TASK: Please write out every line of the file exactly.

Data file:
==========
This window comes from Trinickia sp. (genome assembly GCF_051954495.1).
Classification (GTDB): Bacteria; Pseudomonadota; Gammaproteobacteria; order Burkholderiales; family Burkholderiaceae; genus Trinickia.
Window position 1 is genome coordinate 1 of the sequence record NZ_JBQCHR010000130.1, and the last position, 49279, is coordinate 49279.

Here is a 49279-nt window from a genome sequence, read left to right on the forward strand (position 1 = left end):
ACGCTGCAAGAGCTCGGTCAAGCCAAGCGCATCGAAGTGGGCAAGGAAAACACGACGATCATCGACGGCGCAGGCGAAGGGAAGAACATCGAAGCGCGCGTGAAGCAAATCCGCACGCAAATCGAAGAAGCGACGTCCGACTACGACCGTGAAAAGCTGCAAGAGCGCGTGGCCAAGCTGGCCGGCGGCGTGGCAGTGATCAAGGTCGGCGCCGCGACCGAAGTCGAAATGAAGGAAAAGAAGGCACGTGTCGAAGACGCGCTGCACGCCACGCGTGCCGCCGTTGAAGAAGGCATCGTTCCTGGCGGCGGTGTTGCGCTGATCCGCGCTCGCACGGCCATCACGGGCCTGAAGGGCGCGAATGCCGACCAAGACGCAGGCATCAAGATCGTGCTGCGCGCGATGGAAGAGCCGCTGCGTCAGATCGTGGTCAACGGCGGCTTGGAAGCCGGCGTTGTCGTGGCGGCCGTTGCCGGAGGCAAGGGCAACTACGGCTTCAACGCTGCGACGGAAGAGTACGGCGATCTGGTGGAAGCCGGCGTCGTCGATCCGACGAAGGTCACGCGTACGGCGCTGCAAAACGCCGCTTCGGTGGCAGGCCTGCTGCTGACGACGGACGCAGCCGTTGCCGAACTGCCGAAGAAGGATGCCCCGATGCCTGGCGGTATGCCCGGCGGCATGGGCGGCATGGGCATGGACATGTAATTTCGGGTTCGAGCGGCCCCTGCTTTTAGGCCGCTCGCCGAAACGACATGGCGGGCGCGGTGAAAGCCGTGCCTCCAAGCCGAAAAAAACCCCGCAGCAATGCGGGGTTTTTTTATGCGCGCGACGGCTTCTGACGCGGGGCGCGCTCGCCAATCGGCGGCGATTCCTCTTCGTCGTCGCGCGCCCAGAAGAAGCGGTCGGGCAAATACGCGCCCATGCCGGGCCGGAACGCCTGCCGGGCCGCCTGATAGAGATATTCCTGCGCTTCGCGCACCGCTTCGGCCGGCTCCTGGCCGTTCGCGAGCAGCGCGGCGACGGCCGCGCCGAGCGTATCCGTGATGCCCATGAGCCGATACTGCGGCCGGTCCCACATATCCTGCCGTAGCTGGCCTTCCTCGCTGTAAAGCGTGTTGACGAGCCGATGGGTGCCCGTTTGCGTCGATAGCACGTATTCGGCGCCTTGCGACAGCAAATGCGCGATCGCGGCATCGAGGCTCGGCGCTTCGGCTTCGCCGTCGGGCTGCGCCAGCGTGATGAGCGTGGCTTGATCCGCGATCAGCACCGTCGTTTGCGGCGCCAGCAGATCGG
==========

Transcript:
This window comes from Trinickia sp. (genome assembly GCF_051954495.1).
Classification (GTDB): Bacteria; Pseudomonadota; Gammaproteobacteria; order Burkholderiales; family Burkholderiaceae; genus Trinickia.
Window position 1 is genome coordinate 1 of the sequence record NZ_JBQCHR010000130.1, and the last position, 49279, is coordinate 49279.

Here is a 49279-nt window from a genome sequence, read left to right on the forward strand (position 1 = left end):
ACGCTGCAAGAGCTCGGTCAAGCCAAGCGCATCGAAGTGGGCAAGGAAAACACGACGATCATCGACGGCGCAGGCGAAGGGAAGAACATCGAAGCGCGCGTGAAGCAAATCCGCACGCAAATCGAAGAAGCGACGTCCGACTACGACCGTGAAAAGCTGCAAGAGCGCGTGGCCAAGCTGGCCGGCGGCGTGGCAGTGATCAAGGTCGGCGCCGCGACCGAAGTCGAAATGAAGGAAAAGAAGGCACGTGTCGAAGACGCGCTGCACGCCACGCGTGCCGCCGTTGAAGAAGGCATCGTTCCTGGCGGCGGTGTTGCGCTGATCCGCGCTCGCACGGCCATCACGGGCCTGAAGGGCGCGAATGCCGACCAAGACGCAGGCATCAAGATCGTGCTGCGCGCGATGGAAGAGCCGCTGCGTCAGATCGTGGTCAACGGCGGCTTGGAAGCCGGCGTTGTCGTGGCGGCCGTTGCCGGAGGCAAGGGCAACTACGGCTTCAACGCTGCGACGGAAGAGTACGGCGATCTGGTGGAAGCCGGCGTCGTCGATCCGACGAAGGTCACGCGTACGGCGCTGCAAAACGCCGCTTCGGTGGCAGGCCTGCTGCTGACGACGGACGCAGCCGTTGCCGAACTGCCGAAGAAGGATGCCCCGATGCCTGGCGGTATGCCCGGCGGCATGGGCGGCATGGGCATGGACATGTAATTTCGGGTTCGAGCGGCCCCTGCTTTTAGGCCGCTCGCCGAAACGACATGGCGGGCGCGGTGAAAGCCGTGCCTCCAAGCCGAAAAAAACCCCGCAGCAATGCGGGGTTTTTTTATGCGCGCGACGGCTTCTGACGCGGGGCGCGCTCGCCAATCGGCGGCGATTCCTCTTCGTCGTCGCGCGCCCAGAAGAAGCGGTCGGGCAAATACGCGCCCATGCCGGGCCGGAACGCCTGCCGGGCCGCCTGATAGAGATATTCCTGCGCTTCGCGCACCGCTTCGGCCGGCTCCTGGCCGTTCGCGAGCAGCGCGGCGACGGCCGCGCCGAGCGTATCCGTGATGCCCATGAGCCGATACTGCGGCCGGTCCCACATATCCTGCCGTAGCTGGCCTTCCTCGCTGTAAAGCGTGTTGACGAGCCGATGGGTGCCCGTTTGCGTCGATAGCACGTATTCGGCGCCTTGCGACAGCAAATGCGCGATCGCGGCATCGAGGCTCGGCGCTTCGGCTTCGCCGTCGGGCTGCGCCAGCGTGATGAGCGTGGCTTGATCCGCGATCAGCACCGTCGTTTGCGGCGCCAGCAGATCGG